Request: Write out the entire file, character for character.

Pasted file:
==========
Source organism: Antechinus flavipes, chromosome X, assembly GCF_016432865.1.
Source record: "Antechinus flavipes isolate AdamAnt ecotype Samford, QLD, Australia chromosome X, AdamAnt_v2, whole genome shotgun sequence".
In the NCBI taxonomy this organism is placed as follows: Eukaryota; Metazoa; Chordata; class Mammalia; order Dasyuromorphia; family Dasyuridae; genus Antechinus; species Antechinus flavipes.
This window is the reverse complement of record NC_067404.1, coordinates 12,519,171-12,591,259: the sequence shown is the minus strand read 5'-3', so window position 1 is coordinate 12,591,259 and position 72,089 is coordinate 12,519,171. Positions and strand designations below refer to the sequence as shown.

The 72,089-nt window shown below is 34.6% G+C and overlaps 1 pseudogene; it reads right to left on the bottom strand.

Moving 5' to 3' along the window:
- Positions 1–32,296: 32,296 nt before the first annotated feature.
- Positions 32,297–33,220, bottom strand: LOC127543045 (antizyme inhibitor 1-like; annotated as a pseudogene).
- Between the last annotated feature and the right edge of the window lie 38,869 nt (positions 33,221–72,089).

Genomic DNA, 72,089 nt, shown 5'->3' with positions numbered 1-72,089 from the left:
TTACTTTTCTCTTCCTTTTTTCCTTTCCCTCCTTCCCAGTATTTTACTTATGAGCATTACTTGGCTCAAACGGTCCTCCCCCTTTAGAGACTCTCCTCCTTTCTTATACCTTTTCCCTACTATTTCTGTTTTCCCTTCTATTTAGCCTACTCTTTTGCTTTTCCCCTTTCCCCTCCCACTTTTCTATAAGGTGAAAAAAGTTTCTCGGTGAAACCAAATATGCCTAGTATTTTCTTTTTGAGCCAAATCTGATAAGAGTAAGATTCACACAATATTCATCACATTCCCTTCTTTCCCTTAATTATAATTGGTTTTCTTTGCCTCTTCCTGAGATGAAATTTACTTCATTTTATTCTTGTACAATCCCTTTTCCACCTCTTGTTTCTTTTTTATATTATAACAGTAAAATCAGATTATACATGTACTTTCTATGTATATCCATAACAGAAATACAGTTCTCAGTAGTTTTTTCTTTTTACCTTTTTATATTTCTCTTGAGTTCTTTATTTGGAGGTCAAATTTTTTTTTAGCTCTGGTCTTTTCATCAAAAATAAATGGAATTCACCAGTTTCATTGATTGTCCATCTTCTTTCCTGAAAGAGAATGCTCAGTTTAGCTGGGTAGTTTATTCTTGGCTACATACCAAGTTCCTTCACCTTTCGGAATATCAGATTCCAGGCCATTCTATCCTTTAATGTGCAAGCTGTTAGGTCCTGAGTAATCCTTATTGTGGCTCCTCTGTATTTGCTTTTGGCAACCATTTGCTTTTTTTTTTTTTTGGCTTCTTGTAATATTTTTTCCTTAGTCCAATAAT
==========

Source organism: Antechinus flavipes, chromosome X, assembly GCF_016432865.1.
Source record: "Antechinus flavipes isolate AdamAnt ecotype Samford, QLD, Australia chromosome X, AdamAnt_v2, whole genome shotgun sequence".
In the NCBI taxonomy this organism is placed as follows: Eukaryota; Metazoa; Chordata; class Mammalia; order Dasyuromorphia; family Dasyuridae; genus Antechinus; species Antechinus flavipes.
This window is the reverse complement of record NC_067404.1, coordinates 12,519,171-12,591,259: the sequence shown is the minus strand read 5'-3', so window position 1 is coordinate 12,591,259 and position 72,089 is coordinate 12,519,171. Positions and strand designations below refer to the sequence as shown.

The 72,089-nt window shown below is 34.6% G+C and overlaps 1 pseudogene; it reads right to left on the bottom strand.

Moving 5' to 3' along the window:
- Positions 1–32,296: 32,296 nt before the first annotated feature.
- Positions 32,297–33,220, bottom strand: LOC127543045 (antizyme inhibitor 1-like; annotated as a pseudogene).
- Between the last annotated feature and the right edge of the window lie 38,869 nt (positions 33,221–72,089).

Genomic DNA, 72,089 nt, shown 5'->3' with positions numbered 1-72,089 from the left:
TTACTTTTCTCTTCCTTTTTTCCTTTCCCTCCTTCCCAGTATTTTACTTATGAGCATTACTTGGCTCAAACGGTCCTCCCCCTTTAGAGACTCTCCTCCTTTCTTATACCTTTTCCCTACTATTTCTGTTTTCCCTTCTATTTAGCCTACTCTTTTGCTTTTCCCCTTTCCCCTCCCACTTTTCTATAAGGTGAAAAAAGTTTCTCGGTGAAACCAAATATGCCTAGTATTTTCTTTTTGAGCCAAATCTGATAAGAGTAAGATTCACACAATATTCATCACATTCCCTTCTTTCCCTTAATTATAATTGGTTTTCTTTGCCTCTTCCTGAGATGAAATTTACTTCATTTTATTCTTGTACAATCCCTTTTCCACCTCTTGTTTCTTTTTTATATTATAACAGTAAAATCAGATTATACATGTACTTTCTATGTATATCCATAACAGAAATACAGTTCTCAGTAGTTTTTTCTTTTTACCTTTTTATATTTCTCTTGAGTTCTTTATTTGGAGGTCAAATTTTTTTTTAGCTCTGGTCTTTTCATCAAAAATAAATGGAATTCACCAGTTTCATTGATTGTCCATCTTCTTTCCTGAAAGAGAATGCTCAGTTTAGCTGGGTAGTTTATTCTTGGCTACATACCAAGTTCCTTCACCTTTCGGAATATCAGATTCCAGGCCATTCTATCCTTTAATGTGCAAGCTGTTAGGTCCTGAGTAATCCTTATTGTGGCTCCTCTGTATTTGCTTTTGGCAACCATTTGCTTTTTTTTTTTTTTGGCTTCTTGTAATATTTTTTCCTTAGTCCAATAAT